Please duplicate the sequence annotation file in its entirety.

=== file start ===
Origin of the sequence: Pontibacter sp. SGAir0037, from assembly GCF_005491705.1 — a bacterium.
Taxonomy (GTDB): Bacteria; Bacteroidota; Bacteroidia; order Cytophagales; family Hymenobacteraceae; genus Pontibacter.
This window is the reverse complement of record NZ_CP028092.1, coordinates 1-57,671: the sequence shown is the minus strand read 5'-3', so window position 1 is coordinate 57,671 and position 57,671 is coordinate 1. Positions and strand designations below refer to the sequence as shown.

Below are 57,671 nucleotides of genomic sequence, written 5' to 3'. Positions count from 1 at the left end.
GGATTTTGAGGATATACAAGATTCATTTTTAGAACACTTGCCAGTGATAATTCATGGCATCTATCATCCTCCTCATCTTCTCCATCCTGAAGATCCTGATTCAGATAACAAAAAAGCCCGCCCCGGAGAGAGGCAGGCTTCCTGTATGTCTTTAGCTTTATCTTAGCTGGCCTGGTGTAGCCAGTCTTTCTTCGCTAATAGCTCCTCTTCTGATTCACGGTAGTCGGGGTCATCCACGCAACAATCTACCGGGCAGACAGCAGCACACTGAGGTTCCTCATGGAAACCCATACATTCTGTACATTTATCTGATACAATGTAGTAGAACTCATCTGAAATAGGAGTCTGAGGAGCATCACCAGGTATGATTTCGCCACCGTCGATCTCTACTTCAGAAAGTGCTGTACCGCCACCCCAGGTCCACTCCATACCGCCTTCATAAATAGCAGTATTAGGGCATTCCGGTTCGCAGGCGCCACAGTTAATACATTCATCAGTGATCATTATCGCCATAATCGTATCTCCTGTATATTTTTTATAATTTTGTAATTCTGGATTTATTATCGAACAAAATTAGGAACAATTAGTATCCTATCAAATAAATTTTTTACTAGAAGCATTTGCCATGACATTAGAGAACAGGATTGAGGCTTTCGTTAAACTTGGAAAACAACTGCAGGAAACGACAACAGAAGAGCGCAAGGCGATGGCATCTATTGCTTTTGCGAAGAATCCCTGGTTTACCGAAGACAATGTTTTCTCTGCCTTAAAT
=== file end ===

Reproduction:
Origin of the sequence: Pontibacter sp. SGAir0037, from assembly GCF_005491705.1 — a bacterium.
Taxonomy (GTDB): Bacteria; Bacteroidota; Bacteroidia; order Cytophagales; family Hymenobacteraceae; genus Pontibacter.
This window is the reverse complement of record NZ_CP028092.1, coordinates 1-57,671: the sequence shown is the minus strand read 5'-3', so window position 1 is coordinate 57,671 and position 57,671 is coordinate 1. Positions and strand designations below refer to the sequence as shown.

Below are 57,671 nucleotides of genomic sequence, written 5' to 3'. Positions count from 1 at the left end.
GGATTTTGAGGATATACAAGATTCATTTTTAGAACACTTGCCAGTGATAATTCATGGCATCTATCATCCTCCTCATCTTCTCCATCCTGAAGATCCTGATTCAGATAACAAAAAAGCCCGCCCCGGAGAGAGGCAGGCTTCCTGTATGTCTTTAGCTTTATCTTAGCTGGCCTGGTGTAGCCAGTCTTTCTTCGCTAATAGCTCCTCTTCTGATTCACGGTAGTCGGGGTCATCCACGCAACAATCTACCGGGCAGACAGCAGCACACTGAGGTTCCTCATGGAAACCCATACATTCTGTACATTTATCTGATACAATGTAGTAGAACTCATCTGAAATAGGAGTCTGAGGAGCATCACCAGGTATGATTTCGCCACCGTCGATCTCTACTTCAGAAAGTGCTGTACCGCCACCCCAGGTCCACTCCATACCGCCTTCATAAATAGCAGTATTAGGGCATTCCGGTTCGCAGGCGCCACAGTTAATACATTCATCAGTGATCATTATCGCCATAATCGTATCTCCTGTATATTTTTTATAATTTTGTAATTCTGGATTTATTATCGAACAAAATTAGGAACAATTAGTATCCTATCAAATAAATTTTTTACTAGAAGCATTTGCCATGACATTAGAGAACAGGATTGAGGCTTTCGTTAAACTTGGAAAACAACTGCAGGAAACGACAACAGAAGAGCGCAAGGCGATGGCATCTATTGCTTTTGCGAAGAATCCCTGGTTTACCGAAGACAATGTTTTCTCTGCCTTAAAT